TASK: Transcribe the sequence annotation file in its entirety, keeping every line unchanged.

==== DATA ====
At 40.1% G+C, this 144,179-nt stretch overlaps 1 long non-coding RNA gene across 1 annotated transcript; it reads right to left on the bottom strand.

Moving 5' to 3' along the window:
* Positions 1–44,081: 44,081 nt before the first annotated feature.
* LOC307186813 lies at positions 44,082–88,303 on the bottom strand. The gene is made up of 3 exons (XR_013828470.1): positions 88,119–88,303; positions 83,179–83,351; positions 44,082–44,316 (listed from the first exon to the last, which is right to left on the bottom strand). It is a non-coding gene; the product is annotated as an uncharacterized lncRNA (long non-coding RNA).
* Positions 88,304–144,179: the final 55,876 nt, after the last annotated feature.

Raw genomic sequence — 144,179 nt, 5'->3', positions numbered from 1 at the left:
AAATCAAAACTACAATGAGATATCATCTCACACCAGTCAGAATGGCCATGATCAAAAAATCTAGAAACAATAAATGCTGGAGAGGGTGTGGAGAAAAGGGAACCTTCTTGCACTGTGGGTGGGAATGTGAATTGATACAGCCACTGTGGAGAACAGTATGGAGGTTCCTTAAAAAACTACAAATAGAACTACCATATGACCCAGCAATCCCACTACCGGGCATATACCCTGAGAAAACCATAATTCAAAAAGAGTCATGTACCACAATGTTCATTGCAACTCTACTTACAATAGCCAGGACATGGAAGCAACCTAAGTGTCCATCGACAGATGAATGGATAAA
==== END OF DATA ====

At 40.1% G+C, this 144,179-nt stretch overlaps 1 long non-coding RNA gene across 1 annotated transcript; it reads right to left on the bottom strand.

Moving 5' to 3' along the window:
* Positions 1–44,081: 44,081 nt before the first annotated feature.
* LOC307186813 lies at positions 44,082–88,303 on the bottom strand. The gene is made up of 3 exons (XR_013828470.1): positions 88,119–88,303; positions 83,179–83,351; positions 44,082–44,316 (listed from the first exon to the last, which is right to left on the bottom strand). It is a non-coding gene; the product is annotated as an uncharacterized lncRNA (long non-coding RNA).
* Positions 88,304–144,179: the final 55,876 nt, after the last annotated feature.

Raw genomic sequence — 144,179 nt, 5'->3', positions numbered from 1 at the left:
AAATCAAAACTACAATGAGATATCATCTCACACCAGTCAGAATGGCCATGATCAAAAAATCTAGAAACAATAAATGCTGGAGAGGGTGTGGAGAAAAGGGAACCTTCTTGCACTGTGGGTGGGAATGTGAATTGATACAGCCACTGTGGAGAACAGTATGGAGGTTCCTTAAAAAACTACAAATAGAACTACCATATGACCCAGCAATCCCACTACCGGGCATATACCCTGAGAAAACCATAATTCAAAAAGAGTCATGTACCACAATGTTCATTGCAACTCTACTTACAATAGCCAGGACATGGAAGCAACCTAAGTGTCCATCGACAGATGAATGGATAAA